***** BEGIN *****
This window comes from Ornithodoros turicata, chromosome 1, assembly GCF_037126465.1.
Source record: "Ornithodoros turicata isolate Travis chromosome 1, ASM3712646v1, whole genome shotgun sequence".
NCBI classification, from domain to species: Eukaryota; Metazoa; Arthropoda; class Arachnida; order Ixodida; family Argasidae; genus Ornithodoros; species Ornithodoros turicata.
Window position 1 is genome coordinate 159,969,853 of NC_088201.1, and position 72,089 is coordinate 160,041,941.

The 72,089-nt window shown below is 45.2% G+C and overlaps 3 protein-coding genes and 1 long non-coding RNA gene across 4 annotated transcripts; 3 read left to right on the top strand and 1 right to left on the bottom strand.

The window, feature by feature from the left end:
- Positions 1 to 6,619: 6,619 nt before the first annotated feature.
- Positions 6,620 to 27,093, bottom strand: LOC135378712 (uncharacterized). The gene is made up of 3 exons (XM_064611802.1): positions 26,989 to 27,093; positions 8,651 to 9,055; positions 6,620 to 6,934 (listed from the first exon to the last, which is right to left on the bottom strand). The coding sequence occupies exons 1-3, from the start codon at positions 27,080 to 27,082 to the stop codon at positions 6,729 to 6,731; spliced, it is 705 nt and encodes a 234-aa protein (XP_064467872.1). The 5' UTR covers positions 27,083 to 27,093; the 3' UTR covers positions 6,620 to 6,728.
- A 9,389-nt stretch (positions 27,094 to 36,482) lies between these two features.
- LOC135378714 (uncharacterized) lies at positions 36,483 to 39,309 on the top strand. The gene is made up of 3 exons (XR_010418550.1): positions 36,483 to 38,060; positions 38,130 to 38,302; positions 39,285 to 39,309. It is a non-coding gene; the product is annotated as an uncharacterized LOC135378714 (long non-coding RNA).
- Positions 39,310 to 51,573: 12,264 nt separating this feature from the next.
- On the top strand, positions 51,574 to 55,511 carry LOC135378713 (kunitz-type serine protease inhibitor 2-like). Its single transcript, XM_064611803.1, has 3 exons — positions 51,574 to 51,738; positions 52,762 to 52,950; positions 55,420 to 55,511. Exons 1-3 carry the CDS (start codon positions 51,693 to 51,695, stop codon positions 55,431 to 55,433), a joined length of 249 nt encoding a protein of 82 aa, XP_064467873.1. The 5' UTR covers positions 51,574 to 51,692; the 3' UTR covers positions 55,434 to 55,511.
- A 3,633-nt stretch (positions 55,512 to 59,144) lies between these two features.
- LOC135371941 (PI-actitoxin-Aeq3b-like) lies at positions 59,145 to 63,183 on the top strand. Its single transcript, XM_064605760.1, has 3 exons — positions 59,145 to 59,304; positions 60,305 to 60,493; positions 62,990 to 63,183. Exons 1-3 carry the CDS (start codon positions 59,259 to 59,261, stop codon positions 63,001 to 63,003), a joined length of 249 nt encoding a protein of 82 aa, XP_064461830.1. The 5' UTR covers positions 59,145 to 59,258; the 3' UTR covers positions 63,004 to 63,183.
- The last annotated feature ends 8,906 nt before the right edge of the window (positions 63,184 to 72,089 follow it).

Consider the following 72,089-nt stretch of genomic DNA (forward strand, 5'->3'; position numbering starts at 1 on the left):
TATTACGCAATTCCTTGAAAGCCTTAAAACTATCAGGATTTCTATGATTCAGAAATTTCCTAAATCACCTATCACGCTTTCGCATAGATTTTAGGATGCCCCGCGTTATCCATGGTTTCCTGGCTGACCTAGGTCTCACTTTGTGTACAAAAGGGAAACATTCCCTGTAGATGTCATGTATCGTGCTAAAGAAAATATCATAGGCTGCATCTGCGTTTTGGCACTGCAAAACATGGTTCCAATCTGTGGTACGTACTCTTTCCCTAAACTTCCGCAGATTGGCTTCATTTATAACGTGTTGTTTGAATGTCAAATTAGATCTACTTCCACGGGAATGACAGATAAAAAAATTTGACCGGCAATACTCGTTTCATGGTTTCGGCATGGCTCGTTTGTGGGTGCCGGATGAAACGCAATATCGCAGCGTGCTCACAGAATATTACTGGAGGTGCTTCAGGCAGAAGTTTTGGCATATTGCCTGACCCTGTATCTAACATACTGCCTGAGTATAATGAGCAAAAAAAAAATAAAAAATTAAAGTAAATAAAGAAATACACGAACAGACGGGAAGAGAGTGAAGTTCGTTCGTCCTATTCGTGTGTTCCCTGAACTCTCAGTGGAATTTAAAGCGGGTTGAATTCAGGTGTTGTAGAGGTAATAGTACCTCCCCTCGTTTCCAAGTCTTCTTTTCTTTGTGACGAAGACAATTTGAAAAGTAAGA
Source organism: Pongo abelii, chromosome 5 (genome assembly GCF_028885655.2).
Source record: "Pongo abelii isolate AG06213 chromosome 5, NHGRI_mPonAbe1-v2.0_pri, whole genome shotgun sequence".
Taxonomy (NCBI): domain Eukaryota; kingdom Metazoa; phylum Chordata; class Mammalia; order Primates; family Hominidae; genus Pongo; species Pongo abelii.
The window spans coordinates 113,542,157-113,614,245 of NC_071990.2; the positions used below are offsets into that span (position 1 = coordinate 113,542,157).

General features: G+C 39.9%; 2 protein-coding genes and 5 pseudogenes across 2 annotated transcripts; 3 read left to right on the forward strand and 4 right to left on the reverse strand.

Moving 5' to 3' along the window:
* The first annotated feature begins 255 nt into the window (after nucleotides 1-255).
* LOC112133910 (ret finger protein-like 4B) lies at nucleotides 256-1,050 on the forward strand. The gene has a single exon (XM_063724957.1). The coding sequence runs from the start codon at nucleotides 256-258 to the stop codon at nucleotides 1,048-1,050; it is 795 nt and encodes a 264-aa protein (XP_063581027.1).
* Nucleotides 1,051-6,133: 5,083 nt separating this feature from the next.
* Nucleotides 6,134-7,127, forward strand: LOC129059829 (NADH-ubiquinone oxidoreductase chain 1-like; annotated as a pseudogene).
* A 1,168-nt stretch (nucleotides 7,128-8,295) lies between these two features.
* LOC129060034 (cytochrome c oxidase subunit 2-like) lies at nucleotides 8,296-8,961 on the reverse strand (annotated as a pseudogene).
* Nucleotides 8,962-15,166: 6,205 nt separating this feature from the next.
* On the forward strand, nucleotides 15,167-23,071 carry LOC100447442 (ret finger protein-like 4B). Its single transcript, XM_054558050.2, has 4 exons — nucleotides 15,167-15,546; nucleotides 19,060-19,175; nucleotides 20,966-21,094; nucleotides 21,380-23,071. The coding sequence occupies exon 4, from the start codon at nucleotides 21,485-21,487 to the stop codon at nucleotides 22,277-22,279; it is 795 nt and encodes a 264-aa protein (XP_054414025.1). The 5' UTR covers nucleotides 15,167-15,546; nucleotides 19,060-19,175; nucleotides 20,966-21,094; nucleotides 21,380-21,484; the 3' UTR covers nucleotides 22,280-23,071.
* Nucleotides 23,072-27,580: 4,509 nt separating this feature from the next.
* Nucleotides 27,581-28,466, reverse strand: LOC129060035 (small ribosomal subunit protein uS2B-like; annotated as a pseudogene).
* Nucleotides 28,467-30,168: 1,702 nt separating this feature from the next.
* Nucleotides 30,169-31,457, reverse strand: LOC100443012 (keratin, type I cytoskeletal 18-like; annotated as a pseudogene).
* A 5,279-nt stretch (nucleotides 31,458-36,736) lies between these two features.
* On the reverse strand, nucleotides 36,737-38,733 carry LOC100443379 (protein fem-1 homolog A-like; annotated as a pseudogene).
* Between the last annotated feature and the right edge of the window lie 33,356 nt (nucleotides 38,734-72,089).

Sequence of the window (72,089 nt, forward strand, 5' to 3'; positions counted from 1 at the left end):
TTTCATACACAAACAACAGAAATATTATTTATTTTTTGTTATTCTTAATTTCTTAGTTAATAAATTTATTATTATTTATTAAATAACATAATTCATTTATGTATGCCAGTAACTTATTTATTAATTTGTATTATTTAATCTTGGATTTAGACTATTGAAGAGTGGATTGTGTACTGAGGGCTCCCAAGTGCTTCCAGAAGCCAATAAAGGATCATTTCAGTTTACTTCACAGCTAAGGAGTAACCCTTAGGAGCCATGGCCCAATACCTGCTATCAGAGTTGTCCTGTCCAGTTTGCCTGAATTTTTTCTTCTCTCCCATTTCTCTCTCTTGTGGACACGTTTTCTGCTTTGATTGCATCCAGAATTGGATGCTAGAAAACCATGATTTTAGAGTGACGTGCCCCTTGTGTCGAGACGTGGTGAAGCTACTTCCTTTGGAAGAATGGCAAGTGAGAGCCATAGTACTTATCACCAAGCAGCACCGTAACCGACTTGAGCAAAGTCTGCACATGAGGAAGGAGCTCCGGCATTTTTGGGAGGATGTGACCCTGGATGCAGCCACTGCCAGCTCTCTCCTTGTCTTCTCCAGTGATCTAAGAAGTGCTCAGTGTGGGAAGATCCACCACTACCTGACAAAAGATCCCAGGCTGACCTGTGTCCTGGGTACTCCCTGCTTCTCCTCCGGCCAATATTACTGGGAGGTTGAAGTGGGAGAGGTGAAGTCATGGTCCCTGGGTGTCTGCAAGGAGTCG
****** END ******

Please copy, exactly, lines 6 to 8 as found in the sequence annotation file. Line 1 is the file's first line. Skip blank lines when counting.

The window, feature by feature from the left end:
- Positions 1 to 6,619: 6,619 nt before the first annotated feature.
- Positions 6,620 to 27,093, bottom strand: LOC135378712 (uncharacterized). The gene is made up of 3 exons (XM_064611802.1): positions 26,989 to 27,093; positions 8,651 to 9,055; positions 6,620 to 6,934 (listed from the first exon to the last, which is right to left on the bottom strand). The coding sequence occupies exons 1-3, from the start codon at positions 27,080 to 27,082 to the stop codon at positions 6,729 to 6,731; spliced, it is 705 nt and encodes a 234-aa protein (XP_064467872.1). The 5' UTR covers positions 27,083 to 27,093; the 3' UTR covers positions 6,620 to 6,728.